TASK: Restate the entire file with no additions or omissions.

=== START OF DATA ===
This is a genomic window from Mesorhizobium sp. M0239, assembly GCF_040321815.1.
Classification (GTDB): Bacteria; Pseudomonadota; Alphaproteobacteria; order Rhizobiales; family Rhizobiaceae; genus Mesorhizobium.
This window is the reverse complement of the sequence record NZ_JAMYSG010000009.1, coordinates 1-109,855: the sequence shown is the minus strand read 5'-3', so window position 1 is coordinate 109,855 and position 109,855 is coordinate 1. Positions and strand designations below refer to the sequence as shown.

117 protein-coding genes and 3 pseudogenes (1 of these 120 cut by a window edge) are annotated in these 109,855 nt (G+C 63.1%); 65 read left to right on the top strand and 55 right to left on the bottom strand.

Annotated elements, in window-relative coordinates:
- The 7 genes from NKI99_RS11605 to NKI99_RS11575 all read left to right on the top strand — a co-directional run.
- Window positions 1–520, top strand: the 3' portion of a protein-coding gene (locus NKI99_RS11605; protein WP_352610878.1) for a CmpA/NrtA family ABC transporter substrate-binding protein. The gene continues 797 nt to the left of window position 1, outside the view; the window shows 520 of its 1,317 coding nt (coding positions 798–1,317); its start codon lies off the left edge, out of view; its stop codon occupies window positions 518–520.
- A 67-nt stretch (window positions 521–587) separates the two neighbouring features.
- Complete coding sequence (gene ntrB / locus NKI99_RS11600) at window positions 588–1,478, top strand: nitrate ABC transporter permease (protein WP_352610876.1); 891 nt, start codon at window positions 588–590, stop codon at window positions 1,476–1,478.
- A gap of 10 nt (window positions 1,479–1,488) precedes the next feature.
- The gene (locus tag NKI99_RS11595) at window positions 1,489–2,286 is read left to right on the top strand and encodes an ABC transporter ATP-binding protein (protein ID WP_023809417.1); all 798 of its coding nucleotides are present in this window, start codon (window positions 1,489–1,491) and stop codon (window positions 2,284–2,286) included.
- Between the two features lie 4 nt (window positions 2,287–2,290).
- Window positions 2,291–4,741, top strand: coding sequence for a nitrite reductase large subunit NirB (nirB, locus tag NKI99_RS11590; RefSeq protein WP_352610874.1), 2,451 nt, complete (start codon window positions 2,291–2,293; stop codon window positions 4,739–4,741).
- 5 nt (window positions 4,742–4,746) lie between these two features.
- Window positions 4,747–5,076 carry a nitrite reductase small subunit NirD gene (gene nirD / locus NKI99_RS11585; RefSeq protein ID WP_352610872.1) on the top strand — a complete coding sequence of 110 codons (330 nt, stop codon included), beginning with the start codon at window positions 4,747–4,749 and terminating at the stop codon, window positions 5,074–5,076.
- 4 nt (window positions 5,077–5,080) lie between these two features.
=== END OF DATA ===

This is a genomic window from Mesorhizobium sp. M0239, assembly GCF_040321815.1.
Classification (GTDB): Bacteria; Pseudomonadota; Alphaproteobacteria; order Rhizobiales; family Rhizobiaceae; genus Mesorhizobium.
This window is the reverse complement of the sequence record NZ_JAMYSG010000009.1, coordinates 1-109,855: the sequence shown is the minus strand read 5'-3', so window position 1 is coordinate 109,855 and position 109,855 is coordinate 1. Positions and strand designations below refer to the sequence as shown.

117 protein-coding genes and 3 pseudogenes (1 of these 120 cut by a window edge) are annotated in these 109,855 nt (G+C 63.1%); 65 read left to right on the top strand and 55 right to left on the bottom strand.

Annotated elements, in window-relative coordinates:
- The 7 genes from NKI99_RS11605 to NKI99_RS11575 all read left to right on the top strand — a co-directional run.
- Window positions 1–520, top strand: the 3' portion of a protein-coding gene (locus NKI99_RS11605; protein WP_352610878.1) for a CmpA/NrtA family ABC transporter substrate-binding protein. The gene continues 797 nt to the left of window position 1, outside the view; the window shows 520 of its 1,317 coding nt (coding positions 798–1,317); its start codon lies off the left edge, out of view; its stop codon occupies window positions 518–520.
- A 67-nt stretch (window positions 521–587) separates the two neighbouring features.
- Complete coding sequence (gene ntrB / locus NKI99_RS11600) at window positions 588–1,478, top strand: nitrate ABC transporter permease (protein WP_352610876.1); 891 nt, start codon at window positions 588–590, stop codon at window positions 1,476–1,478.
- A gap of 10 nt (window positions 1,479–1,488) precedes the next feature.
- The gene (locus tag NKI99_RS11595) at window positions 1,489–2,286 is read left to right on the top strand and encodes an ABC transporter ATP-binding protein (protein ID WP_023809417.1); all 798 of its coding nucleotides are present in this window, start codon (window positions 1,489–1,491) and stop codon (window positions 2,284–2,286) included.
- Between the two features lie 4 nt (window positions 2,287–2,290).
- Window positions 2,291–4,741, top strand: coding sequence for a nitrite reductase large subunit NirB (nirB, locus tag NKI99_RS11590; RefSeq protein WP_352610874.1), 2,451 nt, complete (start codon window positions 2,291–2,293; stop codon window positions 4,739–4,741).
- 5 nt (window positions 4,742–4,746) lie between these two features.
- Window positions 4,747–5,076 carry a nitrite reductase small subunit NirD gene (gene nirD / locus NKI99_RS11585; RefSeq protein ID WP_352610872.1) on the top strand — a complete coding sequence of 110 codons (330 nt, stop codon included), beginning with the start codon at window positions 4,747–4,749 and terminating at the stop codon, window positions 5,074–5,076.
- 4 nt (window positions 5,077–5,080) lie between these two features.